Another important pillar of employee engagement is prioritising employee recognition. One of the biggest motivators for employees is to be held in high esteem by their peers – being acknowledged for exemplary performance. A winning employee recognition programme doesn’t have to be expensive – it starts with having a company culture that advocates appreciation for top performers. This can be the foundation for solid staff engagement, continuous employee development, and retention strategies for the future.

A third pillar to focus on is work-life integration which became a major challenge for many employees. A direct effect that remote work has on employees is that the natural boundaries they once had between work and life have been eliminated. While this is not a new concept, the desire to achieve it skyrocketed as a direct result of the changes in the world of work. It is known that many people have worked far longer hours – the productivity of these notwithstanding – and have had great difficulty delineating between work time, family time and personal time as all three were forced into the same space.

Managing and measuring employee engagement

The only way organisations can manage employee engagement is by keeping their finger on the pulse. In the same way that measuring a pulse is used as a fundamental indicator of human health, the pulse of an organisation can signal its health or underlying challenges. It is crucial to see this as a continual investment. With the concept of people managers, Altron Karabina strives every single day to make an employee feel part of a family, and what are some of the components of a healthy family? Communication, trust, respect, honesty, transparency, shared responsibility, support, and commitment.

 It may seem odd at first, but technology really can, and does, improve person-to-person engagement. We, like others, had to invest in human resources technology to be able to reach and engage with employees working remotely. This technology has been integrated into employee recognition tools, performance management tools and survey tools. This is the beauty of technology used correctly – it enables an organisation to deliver better, and quicker, results. In other words, it augments carefully curated policies and procedures.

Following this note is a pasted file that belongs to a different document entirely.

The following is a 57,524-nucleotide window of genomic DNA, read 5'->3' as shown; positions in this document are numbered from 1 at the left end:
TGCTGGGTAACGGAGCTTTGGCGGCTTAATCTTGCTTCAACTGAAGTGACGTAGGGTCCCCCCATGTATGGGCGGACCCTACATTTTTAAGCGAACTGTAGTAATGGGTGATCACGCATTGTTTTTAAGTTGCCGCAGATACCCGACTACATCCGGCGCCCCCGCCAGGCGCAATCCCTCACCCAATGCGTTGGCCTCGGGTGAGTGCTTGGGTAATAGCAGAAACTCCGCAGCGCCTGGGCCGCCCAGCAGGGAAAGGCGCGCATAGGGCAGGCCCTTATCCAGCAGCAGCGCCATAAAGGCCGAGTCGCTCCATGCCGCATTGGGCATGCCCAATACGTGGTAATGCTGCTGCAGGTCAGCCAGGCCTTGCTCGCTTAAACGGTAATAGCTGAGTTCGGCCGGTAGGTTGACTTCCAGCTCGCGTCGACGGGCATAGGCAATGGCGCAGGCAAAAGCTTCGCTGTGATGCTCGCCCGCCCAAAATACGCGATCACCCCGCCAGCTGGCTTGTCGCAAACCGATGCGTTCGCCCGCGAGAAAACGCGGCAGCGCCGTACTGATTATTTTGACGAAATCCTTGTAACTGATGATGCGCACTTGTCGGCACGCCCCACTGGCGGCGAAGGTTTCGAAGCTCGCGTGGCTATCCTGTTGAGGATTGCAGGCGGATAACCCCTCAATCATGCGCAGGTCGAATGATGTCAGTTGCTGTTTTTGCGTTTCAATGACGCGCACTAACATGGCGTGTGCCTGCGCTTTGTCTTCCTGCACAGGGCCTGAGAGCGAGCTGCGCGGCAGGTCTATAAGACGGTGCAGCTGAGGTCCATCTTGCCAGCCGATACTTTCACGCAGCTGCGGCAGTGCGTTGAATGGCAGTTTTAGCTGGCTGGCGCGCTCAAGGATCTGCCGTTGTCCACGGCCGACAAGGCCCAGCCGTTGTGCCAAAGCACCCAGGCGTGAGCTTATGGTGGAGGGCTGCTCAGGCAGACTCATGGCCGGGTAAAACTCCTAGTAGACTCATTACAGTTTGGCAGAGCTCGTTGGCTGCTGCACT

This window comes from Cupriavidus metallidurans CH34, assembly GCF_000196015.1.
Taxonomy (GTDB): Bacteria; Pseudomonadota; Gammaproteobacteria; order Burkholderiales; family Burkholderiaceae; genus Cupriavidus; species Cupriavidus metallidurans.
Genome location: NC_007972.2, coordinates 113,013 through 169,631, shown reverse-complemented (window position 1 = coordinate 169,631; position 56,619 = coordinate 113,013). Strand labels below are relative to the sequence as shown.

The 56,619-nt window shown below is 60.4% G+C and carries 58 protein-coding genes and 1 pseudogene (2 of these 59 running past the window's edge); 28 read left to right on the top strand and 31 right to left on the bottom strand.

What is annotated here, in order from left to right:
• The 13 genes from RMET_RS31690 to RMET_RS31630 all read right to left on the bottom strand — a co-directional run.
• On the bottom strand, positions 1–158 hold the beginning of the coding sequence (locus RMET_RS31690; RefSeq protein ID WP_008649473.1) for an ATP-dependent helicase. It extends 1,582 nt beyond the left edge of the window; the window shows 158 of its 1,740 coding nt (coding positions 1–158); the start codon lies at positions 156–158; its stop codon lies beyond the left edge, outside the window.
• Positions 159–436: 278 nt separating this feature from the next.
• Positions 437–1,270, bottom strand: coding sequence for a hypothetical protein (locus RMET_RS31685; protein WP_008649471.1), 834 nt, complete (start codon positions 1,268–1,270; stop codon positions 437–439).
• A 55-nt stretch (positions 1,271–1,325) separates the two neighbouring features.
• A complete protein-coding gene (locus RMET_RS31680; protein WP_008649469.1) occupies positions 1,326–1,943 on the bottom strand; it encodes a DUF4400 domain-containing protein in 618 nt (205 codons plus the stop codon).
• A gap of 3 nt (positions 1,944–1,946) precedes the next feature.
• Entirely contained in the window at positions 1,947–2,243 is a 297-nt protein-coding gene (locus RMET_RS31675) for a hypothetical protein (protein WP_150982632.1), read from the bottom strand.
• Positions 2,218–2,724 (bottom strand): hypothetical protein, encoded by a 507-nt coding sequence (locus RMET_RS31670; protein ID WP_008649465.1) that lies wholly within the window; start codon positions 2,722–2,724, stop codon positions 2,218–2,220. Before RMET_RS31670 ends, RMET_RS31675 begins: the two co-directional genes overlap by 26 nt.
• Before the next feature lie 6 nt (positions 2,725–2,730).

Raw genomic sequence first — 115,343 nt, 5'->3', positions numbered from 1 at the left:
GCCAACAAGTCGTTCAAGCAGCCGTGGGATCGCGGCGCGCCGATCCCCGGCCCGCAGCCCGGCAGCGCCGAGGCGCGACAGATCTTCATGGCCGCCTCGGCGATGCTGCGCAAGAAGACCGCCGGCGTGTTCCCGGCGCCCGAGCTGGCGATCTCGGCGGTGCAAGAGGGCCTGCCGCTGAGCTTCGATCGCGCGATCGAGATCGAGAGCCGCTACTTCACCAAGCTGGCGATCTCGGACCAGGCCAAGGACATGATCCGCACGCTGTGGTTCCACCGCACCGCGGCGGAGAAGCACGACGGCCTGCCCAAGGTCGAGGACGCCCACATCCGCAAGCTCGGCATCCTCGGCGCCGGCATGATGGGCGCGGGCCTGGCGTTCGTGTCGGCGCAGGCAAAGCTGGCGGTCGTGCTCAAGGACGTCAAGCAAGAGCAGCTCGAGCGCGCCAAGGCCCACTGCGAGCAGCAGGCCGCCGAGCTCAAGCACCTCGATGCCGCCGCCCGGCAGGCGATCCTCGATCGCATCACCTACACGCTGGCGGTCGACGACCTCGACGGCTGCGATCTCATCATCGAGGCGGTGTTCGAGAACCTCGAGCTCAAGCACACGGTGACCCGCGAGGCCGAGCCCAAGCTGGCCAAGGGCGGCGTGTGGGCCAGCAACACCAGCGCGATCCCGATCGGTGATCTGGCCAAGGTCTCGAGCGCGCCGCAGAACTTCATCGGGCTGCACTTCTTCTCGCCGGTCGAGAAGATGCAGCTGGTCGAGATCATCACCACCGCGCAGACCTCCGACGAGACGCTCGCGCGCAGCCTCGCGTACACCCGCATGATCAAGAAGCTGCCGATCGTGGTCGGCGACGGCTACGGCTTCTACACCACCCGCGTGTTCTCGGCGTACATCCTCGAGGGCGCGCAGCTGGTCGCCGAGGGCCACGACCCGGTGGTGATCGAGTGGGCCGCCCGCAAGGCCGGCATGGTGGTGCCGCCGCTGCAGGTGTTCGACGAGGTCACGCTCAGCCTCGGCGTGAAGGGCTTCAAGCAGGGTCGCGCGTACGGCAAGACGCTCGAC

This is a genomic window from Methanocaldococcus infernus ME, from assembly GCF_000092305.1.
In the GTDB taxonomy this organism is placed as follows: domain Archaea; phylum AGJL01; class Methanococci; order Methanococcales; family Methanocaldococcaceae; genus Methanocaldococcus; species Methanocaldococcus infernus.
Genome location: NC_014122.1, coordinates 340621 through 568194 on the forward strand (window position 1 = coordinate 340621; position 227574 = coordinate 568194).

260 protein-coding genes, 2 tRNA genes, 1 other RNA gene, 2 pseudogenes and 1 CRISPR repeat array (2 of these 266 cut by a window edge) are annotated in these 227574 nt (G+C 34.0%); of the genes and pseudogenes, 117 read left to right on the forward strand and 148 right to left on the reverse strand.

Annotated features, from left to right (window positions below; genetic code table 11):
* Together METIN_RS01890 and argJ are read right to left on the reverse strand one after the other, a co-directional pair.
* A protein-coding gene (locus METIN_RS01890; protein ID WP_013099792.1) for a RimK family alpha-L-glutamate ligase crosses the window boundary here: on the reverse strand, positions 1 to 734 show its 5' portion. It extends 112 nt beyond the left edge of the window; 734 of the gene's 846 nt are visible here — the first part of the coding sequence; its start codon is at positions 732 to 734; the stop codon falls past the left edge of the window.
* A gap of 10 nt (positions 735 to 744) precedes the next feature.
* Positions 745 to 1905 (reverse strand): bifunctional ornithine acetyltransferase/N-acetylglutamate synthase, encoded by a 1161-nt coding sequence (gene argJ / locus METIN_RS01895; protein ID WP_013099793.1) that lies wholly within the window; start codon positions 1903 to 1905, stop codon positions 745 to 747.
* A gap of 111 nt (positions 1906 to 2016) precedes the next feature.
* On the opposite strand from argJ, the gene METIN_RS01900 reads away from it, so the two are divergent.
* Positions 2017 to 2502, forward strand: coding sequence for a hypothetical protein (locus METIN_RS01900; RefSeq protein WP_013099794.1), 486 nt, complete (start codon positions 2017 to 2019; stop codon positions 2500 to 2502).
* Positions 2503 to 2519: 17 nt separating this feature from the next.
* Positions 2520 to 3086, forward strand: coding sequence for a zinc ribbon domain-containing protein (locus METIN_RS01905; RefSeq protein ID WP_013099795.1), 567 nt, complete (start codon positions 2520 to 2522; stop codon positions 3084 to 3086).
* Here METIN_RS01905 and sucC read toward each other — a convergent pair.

Measuring the key drivers of engagement enables an organisation to determine whether its employees are, in fact, engaged or disengaged. Surveys are a starting point to keep abreast of what is happening with employees and to identify areas in the organisation that need to be developed to increase productivity, motivation, and morale. It is important to note that when doing surveys, the global participation rate benchmark is 70% for an organisation to be able to generalise the results.

However, it is not enough to simply conduct an engagement survey – the organisation needs to take effective action based on the feedback from employees. After conducting a survey the data needs to be analysed, reported and acted upon. This is true for all surveys, whether engagement or exit. Important to note is that organisations might not be able to solve all issues at once or please everyone, however, they need to focus on key initiatives and take successful action.

In our case, each business unit is analysed so that both operation and people managers can make meaningful changes in the organisation to work towards more authentic engagement. We also encourage the business units to meet with team members and communicate survey results. After this, we create action plans that address survey feedback and recommendations.

Once initiatives have been implemented, a pulse survey – which is what we call them – needs to be sent to employees, measuring the impact of the changes made and whether staff engagement has increased. Over a longer period of time, by following these disciplined steps organisations will start seeing the return on investment because engaged workers are more productive, and more productive workers improve the bottom line.

The focus on mental health, workplace flexibility, staff retention and the drive to develop safer and more inclusive workplaces will continue to accelerate in the coming years. In order to stay ahead of the curve, businesses must make authentic employee engagement a key pillar in their people strategy.

Louisa Spangenberg is a Senior People Manager at Altron Karabina.